Evolving Industry: What the closure of white tablecloth restaurants in the Twin Cities really means

No one could be sadder than I am about the recent closures of three fine-dining restaurants in Minneapolis. Not only was I a frequent and extremely satisfied guest over the years, but I also had close personal and working relationships with the owners behind the restaurants.

  • Masa, D’Amico’s top, upscale Mexican restaurant
  • La Belle Vie, Tim McKee’s crown jewel restaurant
  • Vincent: A Restaurant, Vincent Francoual’s classic French restaurant

This month’s column offers my business observations on the closure of these three restaurants; what the consumers seem to be saying with their so-called white-tablecloth veto vote; and what appears to be working today in the Twin Cities (and any metro area).

Revenue Issues
From a business standpoint, generating revenue is the pressure cooker in which a higher-end restaurant finds itself. It needs people to come to the restaurant on a regular basis (rather than just for a special occasion). While patrons of special-occasion restaurants tend to spend freely, there are only so many special occasions in diners’ lives.

The first issue for high-end restaurants is volume. Masa and Vincent had high-profile sites, and my guess is their landlords came to expect high volumes, which can only be achieved with a flock of regular weekly and monthly diners.

Two things that hurt revenue for these restaurants:

  1. Ease of access. I live in the North Loop of downtown Minneapolis. I know the downtown area well, but for several months getting to La Belle Vie was difficult because of the ever-present street construction. (I had to use my GPS navigation and come into the back of the restaurant.) Gettingto La Belle Vie on a weeknight for a 6 p.m. reservation was a challenge many diners may have thought twice about attempting.
  2. Construction. Nicollet Avenue in Minneapolis was torn up this summer. Both Vincent and Masa had a lot of noise going on in front of their restaurants. During the very season people like to sit outdoors or by the windows, the loud noise made for less than desirable seating.

All three restaurants received high praise from the people who dined there and from the press, so it was a surprise to the consumer to see the doors of these restaurants close. What is the consumer looking at and why were revenues down?

Cost Factor
All three restaurants had first-class (and world class) chefs, servers and cooks. As we know, the labor market is tight. La Belle Vie turned out to be a training ground for some of the best chefs in town. That alone creates higher than expected labor costs. Servers trained at La Belle Vie have gone on to the newer restaurants in town.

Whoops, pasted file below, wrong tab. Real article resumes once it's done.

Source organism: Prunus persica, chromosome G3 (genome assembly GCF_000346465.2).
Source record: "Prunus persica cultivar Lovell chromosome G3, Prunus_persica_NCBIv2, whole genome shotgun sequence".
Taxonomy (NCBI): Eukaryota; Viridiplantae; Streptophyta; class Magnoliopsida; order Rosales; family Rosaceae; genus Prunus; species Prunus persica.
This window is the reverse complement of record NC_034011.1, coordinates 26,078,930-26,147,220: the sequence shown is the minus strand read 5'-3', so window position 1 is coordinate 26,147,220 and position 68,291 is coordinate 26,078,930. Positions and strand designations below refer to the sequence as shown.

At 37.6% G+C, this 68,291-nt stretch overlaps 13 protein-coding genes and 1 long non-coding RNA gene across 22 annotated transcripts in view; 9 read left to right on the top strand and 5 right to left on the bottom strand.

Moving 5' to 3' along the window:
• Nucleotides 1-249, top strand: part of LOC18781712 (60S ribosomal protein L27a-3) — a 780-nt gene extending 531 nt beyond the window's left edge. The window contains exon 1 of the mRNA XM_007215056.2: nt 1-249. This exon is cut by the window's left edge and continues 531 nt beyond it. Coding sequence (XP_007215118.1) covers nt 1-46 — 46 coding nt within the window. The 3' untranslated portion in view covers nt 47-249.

Turnover is common in the serving staff of high-end restaurants. Even though there were many loyal servers at these restaurants, at some point the servers need volume, as that is how they make their money. If a hot, new restaurant is attracting people and generating higher volumes, servers can be lured away.

Competition
The recent restaurant openings in the Twin Cities are chef-driven concepts or unique restaurants akin to neighborhood bistros. Many are second concepts from an already successful team. These hot, trendy restaurants are attracting people from the suburbs, as well as from their neighborhoods. With a large number of consumer publications all touting the latest, greatest openings, it’s difficult for established restaurants to compete for ink.

Normally there is a one- to two-year honeymoon where if the buzz is out there, and everyone wants to dine at the new restaurant. Bar La Grassa started out as a neighborhood restaurant but is still having a strong run. Spoon and Stable, Meritage, Revival, 4 Bells, Third Bird and other restaurants have maintained their original buzz. What is unique about these new restaurants? They are not necessarily special-occasion restaurants or weekend destinations. Diners want to go there during the week.

What do all of these restaurants have in common? They have a neighborhood feel to them. The food is upscale; the décor is casual but stylish. The service is professional yet friendly. They radiate approachable elegance. And while they’re not as expensive as a La Belle Vie, the bill can rival white-tablecloth restaurants, if one is tempted into trying several different dishes.

The latest restaurant that epitomizes this new approach is Eastside. Eastside has neighborhood flair and is blessed with a large apartment complex above the restaurant, which creates a natural watering hole for the residents around Third and Washington.

I’ve reviewed the economics of many of the restaurants, and the one thing that stands out is frequency of use and number of table turns. Very few of the restaurants, except for 4 Bells, are large venues.

Another feature that aids their success is they have a number of different eating areas (including private dining/event areas), making them multi-use facilities. If they need to close areas off, they have separate rooms to accommodate larger parties.

Having a number of different revenue sources is important, such as getting people in for brunch (hot right now) and offering Sunday night comfort food, like hamburgers. Some offer catering. Takeout is another source a true high-end restaurant can’t offer.

New restaurants are looking at the broader-based revenue streams. The three restaurants that closed all had events but were not designed for the way today’s diner likes to dine.

My hope is that tastes in the Twin Cities will be broad enough to have another La Belle Vie, Vincent and Masa. The consumer is not quite there yet. But my expectation is that the owners behind all three concepts will use their immense talents to open a 3.0 version of their mainstays.

By Dennis Monroe
From the December 2015 issue of Foodservice News

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